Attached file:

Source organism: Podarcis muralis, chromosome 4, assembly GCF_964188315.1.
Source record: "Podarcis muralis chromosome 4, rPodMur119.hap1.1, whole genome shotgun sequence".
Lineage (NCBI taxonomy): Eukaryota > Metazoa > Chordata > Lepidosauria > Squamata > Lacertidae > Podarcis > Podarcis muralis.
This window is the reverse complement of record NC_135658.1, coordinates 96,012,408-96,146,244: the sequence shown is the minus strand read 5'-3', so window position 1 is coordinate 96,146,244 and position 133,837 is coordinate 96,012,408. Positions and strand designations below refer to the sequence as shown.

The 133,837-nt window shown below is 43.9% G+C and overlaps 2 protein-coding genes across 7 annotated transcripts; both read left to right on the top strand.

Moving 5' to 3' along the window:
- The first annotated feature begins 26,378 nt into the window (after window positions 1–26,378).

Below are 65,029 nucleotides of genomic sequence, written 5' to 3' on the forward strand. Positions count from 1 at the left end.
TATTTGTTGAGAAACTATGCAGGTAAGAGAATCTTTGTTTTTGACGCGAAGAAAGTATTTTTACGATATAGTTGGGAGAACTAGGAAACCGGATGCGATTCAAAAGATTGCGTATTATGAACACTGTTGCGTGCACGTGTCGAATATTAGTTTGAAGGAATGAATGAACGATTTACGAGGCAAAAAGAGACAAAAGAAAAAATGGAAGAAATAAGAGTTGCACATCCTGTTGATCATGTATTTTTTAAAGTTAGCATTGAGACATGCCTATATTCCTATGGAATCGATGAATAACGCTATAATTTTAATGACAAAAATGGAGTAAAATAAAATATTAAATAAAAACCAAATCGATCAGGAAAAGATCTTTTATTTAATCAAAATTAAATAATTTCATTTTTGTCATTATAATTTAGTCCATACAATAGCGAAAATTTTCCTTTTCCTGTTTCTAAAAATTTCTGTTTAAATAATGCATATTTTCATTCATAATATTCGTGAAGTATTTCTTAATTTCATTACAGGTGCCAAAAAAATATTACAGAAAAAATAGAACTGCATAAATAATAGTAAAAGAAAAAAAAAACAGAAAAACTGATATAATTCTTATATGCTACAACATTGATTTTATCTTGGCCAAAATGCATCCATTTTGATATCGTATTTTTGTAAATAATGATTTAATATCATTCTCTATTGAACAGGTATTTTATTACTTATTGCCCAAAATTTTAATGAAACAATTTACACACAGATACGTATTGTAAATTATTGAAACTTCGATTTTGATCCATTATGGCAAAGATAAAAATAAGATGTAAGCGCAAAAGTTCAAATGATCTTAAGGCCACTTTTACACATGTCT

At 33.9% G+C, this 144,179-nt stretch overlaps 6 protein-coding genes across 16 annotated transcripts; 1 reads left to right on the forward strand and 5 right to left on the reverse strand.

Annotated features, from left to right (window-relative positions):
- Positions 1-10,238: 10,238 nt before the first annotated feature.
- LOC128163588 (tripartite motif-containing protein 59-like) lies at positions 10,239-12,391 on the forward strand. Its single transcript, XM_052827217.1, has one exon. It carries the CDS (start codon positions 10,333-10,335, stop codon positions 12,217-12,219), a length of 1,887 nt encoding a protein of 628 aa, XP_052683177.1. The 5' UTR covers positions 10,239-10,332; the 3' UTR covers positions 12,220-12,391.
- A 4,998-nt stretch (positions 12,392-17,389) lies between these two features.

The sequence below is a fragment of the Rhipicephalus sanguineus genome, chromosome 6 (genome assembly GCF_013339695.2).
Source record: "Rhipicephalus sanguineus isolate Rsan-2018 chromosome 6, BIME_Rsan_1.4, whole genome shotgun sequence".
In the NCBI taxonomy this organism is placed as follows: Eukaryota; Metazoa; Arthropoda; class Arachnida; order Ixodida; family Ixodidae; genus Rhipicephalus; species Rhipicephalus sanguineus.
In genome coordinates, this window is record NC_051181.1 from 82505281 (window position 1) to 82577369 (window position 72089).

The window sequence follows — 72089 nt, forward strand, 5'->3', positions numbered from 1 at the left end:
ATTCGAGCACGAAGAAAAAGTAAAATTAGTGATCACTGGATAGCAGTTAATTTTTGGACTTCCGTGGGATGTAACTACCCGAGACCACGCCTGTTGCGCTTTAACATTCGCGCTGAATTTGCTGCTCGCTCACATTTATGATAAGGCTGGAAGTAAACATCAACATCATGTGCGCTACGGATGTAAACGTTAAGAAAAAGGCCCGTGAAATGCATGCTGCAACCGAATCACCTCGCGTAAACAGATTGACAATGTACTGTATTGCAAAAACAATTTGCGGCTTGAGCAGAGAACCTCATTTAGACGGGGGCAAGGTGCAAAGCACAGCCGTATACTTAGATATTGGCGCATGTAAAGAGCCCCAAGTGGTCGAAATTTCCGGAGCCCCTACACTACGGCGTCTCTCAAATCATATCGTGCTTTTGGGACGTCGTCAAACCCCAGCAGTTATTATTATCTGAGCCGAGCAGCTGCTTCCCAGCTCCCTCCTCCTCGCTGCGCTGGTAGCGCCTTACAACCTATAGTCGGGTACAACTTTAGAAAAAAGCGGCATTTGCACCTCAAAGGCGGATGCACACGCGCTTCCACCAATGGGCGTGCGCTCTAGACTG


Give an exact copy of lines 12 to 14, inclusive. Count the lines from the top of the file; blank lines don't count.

- Positions 1-10,238: 10,238 nt before the first annotated feature.
- LOC128163588 (tripartite motif-containing protein 59-like) lies at positions 10,239-12,391 on the forward strand. Its single transcript, XM_052827217.1, has one exon. It carries the CDS (start codon positions 10,333-10,335, stop codon positions 12,217-12,219), a length of 1,887 nt encoding a protein of 628 aa, XP_052683177.1. The 5' UTR covers positions 10,239-10,332; the 3' UTR covers positions 12,220-12,391.
- A 4,998-nt stretch (positions 12,392-17,389) lies between these two features.